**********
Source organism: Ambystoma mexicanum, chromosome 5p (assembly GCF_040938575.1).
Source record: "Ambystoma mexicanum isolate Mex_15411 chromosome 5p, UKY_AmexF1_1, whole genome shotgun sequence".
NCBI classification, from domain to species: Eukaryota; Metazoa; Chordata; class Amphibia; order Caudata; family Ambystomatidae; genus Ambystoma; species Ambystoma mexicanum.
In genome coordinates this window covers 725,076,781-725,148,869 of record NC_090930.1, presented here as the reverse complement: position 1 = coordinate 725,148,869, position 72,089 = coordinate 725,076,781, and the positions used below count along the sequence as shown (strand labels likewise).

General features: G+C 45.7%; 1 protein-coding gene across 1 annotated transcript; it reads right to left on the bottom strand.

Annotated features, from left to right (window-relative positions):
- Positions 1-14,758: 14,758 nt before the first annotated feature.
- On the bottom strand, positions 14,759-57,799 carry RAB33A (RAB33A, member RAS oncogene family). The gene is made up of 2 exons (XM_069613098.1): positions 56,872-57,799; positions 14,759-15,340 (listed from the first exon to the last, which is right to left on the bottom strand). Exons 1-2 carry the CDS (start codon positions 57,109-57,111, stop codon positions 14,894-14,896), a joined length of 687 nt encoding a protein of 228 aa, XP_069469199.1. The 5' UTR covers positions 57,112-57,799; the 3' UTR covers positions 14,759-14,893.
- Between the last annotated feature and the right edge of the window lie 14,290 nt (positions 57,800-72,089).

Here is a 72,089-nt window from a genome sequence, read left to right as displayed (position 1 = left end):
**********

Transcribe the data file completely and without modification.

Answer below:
Source organism: Ambystoma mexicanum, chromosome 5p (assembly GCF_040938575.1).
Source record: "Ambystoma mexicanum isolate Mex_15411 chromosome 5p, UKY_AmexF1_1, whole genome shotgun sequence".
NCBI classification, from domain to species: Eukaryota; Metazoa; Chordata; class Amphibia; order Caudata; family Ambystomatidae; genus Ambystoma; species Ambystoma mexicanum.
In genome coordinates this window covers 725,076,781-725,148,869 of record NC_090930.1, presented here as the reverse complement: position 1 = coordinate 725,148,869, position 72,089 = coordinate 725,076,781, and the positions used below count along the sequence as shown (strand labels likewise).

General features: G+C 45.7%; 1 protein-coding gene across 1 annotated transcript; it reads right to left on the bottom strand.

Annotated features, from left to right (window-relative positions):
- Positions 1-14,758: 14,758 nt before the first annotated feature.
- On the bottom strand, positions 14,759-57,799 carry RAB33A (RAB33A, member RAS oncogene family). The gene is made up of 2 exons (XM_069613098.1): positions 56,872-57,799; positions 14,759-15,340 (listed from the first exon to the last, which is right to left on the bottom strand). Exons 1-2 carry the CDS (start codon positions 57,109-57,111, stop codon positions 14,894-14,896), a joined length of 687 nt encoding a protein of 228 aa, XP_069469199.1. The 5' UTR covers positions 57,112-57,799; the 3' UTR covers positions 14,759-14,893.
- Between the last annotated feature and the right edge of the window lie 14,290 nt (positions 57,800-72,089).

Here is a 72,089-nt window from a genome sequence, read left to right as displayed (position 1 = left end):